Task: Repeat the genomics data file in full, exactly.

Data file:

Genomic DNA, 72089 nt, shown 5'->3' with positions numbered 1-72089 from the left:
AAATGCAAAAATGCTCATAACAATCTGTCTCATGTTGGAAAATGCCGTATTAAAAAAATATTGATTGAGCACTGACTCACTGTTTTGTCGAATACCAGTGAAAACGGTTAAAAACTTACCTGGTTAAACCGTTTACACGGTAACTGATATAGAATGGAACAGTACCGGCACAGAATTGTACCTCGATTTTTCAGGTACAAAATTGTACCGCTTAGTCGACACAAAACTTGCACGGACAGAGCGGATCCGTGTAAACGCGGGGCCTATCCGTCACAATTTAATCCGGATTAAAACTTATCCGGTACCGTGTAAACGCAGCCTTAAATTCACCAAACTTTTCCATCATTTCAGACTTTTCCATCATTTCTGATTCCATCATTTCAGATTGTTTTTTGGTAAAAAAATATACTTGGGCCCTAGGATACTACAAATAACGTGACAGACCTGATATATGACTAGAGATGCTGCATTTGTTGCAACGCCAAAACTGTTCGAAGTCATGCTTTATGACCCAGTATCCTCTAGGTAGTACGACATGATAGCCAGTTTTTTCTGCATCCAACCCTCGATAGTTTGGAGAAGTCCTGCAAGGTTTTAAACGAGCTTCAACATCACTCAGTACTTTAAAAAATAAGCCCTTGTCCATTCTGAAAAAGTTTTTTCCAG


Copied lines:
Genomic DNA, 72089 nt, shown 5'->3' with positions numbered 1-72089 from the left:
AAATGCAAAAATGCTCATAACAATCTGTCTCATGTTGGAAAATGCCGTATTAAAAAAATATTGATTGAGCACTGACTCACTGTTTTGTCGAATACCAGTGAAAACGGTTAAAAACTTACCTGGTTAAACCGTTTACACGGTAACTGATATAGAATGGAACAGTACCGGCACAGAATTGTACCTCGATTTTTCAGGTACAAAATTGTACCGCTTAGTCGACACAAAACTTGCACGGACAGAGCGGATCCGTGTAAACGCGGGGCCTATCCGTCACAATTTAATCCGGATTAAAACTTATCCGGTACCGTGTAAACGCAGCCTTAAATTCACCAAACTTTTCCATCATTTCAGACTTTTCCATCATTTCTGATTCCATCATTTCAGATTGTTTTTTGGTAAAAAAATATACTTGGGCCCTAGGATACTACAAATAACGTGACAGACCTGATATATGACTAGAGATGCTGCATTTGTTGCAACGCCAAAACTGTTCGAAGTCATGCTTTATGACCCAGTATCCTCTAGGTAGTACGACATGATAGCCAGTTTTTTCTGCATCCAACCCTCGATAGTTTGGAGAAGTCCTGCAAGGTTTTAAACGAGCTTCAACATCACTCAGTACTTTAAAAAATAAGCCCTTGTCCATTCTGAAAAAGTTTTTTCCAG